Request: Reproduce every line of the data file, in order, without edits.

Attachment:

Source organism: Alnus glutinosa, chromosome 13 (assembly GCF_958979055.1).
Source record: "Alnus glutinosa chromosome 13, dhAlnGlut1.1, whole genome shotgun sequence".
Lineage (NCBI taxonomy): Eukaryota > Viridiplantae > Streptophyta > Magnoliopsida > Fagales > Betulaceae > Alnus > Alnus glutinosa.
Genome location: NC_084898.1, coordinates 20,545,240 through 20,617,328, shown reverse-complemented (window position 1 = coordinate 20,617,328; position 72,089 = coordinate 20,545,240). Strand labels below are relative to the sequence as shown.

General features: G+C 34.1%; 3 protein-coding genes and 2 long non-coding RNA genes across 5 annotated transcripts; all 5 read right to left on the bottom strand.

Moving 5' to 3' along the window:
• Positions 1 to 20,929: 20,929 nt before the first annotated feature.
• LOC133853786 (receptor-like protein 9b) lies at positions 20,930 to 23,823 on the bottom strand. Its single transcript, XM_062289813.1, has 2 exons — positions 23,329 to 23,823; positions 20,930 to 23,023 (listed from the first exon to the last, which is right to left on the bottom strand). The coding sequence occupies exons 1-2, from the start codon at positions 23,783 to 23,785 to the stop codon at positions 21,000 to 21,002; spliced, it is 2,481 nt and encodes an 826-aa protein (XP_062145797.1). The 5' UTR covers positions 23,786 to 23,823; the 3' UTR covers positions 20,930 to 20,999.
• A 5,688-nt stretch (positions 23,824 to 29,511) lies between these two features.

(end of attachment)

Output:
Source organism: Alnus glutinosa, chromosome 13 (assembly GCF_958979055.1).
Source record: "Alnus glutinosa chromosome 13, dhAlnGlut1.1, whole genome shotgun sequence".
Lineage (NCBI taxonomy): Eukaryota > Viridiplantae > Streptophyta > Magnoliopsida > Fagales > Betulaceae > Alnus > Alnus glutinosa.
Genome location: NC_084898.1, coordinates 20,545,240 through 20,617,328, shown reverse-complemented (window position 1 = coordinate 20,617,328; position 72,089 = coordinate 20,545,240). Strand labels below are relative to the sequence as shown.

General features: G+C 34.1%; 3 protein-coding genes and 2 long non-coding RNA genes across 5 annotated transcripts; all 5 read right to left on the bottom strand.

Moving 5' to 3' along the window:
• Positions 1 to 20,929: 20,929 nt before the first annotated feature.
• LOC133853786 (receptor-like protein 9b) lies at positions 20,930 to 23,823 on the bottom strand. Its single transcript, XM_062289813.1, has 2 exons — positions 23,329 to 23,823; positions 20,930 to 23,023 (listed from the first exon to the last, which is right to left on the bottom strand). The coding sequence occupies exons 1-2, from the start codon at positions 23,783 to 23,785 to the stop codon at positions 21,000 to 21,002; spliced, it is 2,481 nt and encodes an 826-aa protein (XP_062145797.1). The 5' UTR covers positions 23,786 to 23,823; the 3' UTR covers positions 20,930 to 20,999.
• A 5,688-nt stretch (positions 23,824 to 29,511) lies between these two features.